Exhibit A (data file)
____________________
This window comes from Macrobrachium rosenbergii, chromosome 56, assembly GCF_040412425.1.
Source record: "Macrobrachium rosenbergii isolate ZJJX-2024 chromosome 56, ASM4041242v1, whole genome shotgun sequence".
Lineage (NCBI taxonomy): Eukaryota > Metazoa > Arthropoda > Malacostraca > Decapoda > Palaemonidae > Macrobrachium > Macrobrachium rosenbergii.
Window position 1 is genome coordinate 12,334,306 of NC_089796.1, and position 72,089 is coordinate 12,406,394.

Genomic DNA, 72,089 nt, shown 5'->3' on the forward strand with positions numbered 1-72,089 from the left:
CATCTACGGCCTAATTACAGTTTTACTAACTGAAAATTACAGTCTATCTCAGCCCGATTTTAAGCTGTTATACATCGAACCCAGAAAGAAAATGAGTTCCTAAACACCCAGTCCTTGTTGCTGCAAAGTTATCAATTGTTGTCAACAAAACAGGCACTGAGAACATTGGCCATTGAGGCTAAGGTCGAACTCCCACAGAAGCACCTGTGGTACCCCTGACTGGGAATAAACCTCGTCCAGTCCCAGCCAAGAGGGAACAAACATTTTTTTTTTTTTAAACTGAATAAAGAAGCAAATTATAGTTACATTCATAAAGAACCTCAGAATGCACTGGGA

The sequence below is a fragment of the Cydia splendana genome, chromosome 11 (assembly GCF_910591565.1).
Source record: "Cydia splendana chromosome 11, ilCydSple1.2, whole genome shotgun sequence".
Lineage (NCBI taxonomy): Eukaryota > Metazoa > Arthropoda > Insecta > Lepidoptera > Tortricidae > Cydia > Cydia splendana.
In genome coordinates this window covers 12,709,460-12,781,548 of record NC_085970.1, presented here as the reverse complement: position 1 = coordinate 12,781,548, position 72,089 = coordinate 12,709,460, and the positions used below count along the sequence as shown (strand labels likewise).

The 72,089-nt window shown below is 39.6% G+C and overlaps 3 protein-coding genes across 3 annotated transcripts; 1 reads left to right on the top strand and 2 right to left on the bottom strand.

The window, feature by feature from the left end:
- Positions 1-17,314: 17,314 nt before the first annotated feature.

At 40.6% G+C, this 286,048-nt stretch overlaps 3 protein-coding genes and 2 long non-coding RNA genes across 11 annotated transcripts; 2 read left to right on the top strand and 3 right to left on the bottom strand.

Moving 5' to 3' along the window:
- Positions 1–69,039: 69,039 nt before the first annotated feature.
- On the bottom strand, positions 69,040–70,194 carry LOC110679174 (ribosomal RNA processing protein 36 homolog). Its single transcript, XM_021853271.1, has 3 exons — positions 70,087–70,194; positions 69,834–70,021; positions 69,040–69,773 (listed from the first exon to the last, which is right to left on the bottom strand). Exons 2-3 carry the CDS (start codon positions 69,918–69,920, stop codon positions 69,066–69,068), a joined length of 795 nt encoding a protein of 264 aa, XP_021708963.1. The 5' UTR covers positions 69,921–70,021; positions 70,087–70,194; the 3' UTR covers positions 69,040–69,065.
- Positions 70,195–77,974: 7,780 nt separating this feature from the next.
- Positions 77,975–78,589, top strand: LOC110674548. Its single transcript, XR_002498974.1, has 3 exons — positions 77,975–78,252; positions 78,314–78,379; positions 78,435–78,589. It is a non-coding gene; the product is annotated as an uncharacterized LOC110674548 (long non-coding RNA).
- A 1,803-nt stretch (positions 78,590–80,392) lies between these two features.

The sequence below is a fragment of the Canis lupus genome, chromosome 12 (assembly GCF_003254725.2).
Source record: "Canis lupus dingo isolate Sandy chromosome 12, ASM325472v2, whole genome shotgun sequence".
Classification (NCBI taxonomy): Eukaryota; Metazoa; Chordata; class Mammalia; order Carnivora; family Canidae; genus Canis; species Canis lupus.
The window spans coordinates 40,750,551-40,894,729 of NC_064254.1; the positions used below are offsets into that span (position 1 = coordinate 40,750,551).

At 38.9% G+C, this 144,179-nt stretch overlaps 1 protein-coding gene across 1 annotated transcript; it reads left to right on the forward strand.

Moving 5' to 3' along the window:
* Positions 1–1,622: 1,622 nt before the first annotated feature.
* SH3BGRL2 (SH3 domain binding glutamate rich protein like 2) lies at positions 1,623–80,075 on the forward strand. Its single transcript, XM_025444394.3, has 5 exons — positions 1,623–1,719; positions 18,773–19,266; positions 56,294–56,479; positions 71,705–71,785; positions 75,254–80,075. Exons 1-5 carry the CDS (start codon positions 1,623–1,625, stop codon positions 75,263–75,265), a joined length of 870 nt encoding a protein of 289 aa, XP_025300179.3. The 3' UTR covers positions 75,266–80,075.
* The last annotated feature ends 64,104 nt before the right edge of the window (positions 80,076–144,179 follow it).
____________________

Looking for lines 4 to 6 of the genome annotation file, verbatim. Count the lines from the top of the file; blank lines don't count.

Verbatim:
Window position 1 is genome coordinate 12,334,306 of NC_089796.1, and position 72,089 is coordinate 12,406,394.

Genomic DNA, 72,089 nt, shown 5'->3' on the forward strand with positions numbered 1-72,089 from the left:
CATCTACGGCCTAATTACAGTTTTACTAACTGAAAATTACAGTCTATCTCAGCCCGATTTTAAGCTGTTATACATCGAACCCAGAAAGAAAATGAGTTCCTAAACACCCAGTCCTTGTTGCTGCAAAGTTATCAATTGTTGTCAACAAAACAGGCACTGAGAACATTGGCCATTGAGGCTAAGGTCGAACTCCCACAGAAGCACCTGTGGTACCCCTGACTGGGAATAAACCTCGTCCAGTCCCAGCCAAGAGGGAACAAACATTTTTTTTTTTTTAAACTGAATAAAGAAGCAAATTATAGTTACATTCATAAAGAACCTCAGAATGCACTGGGA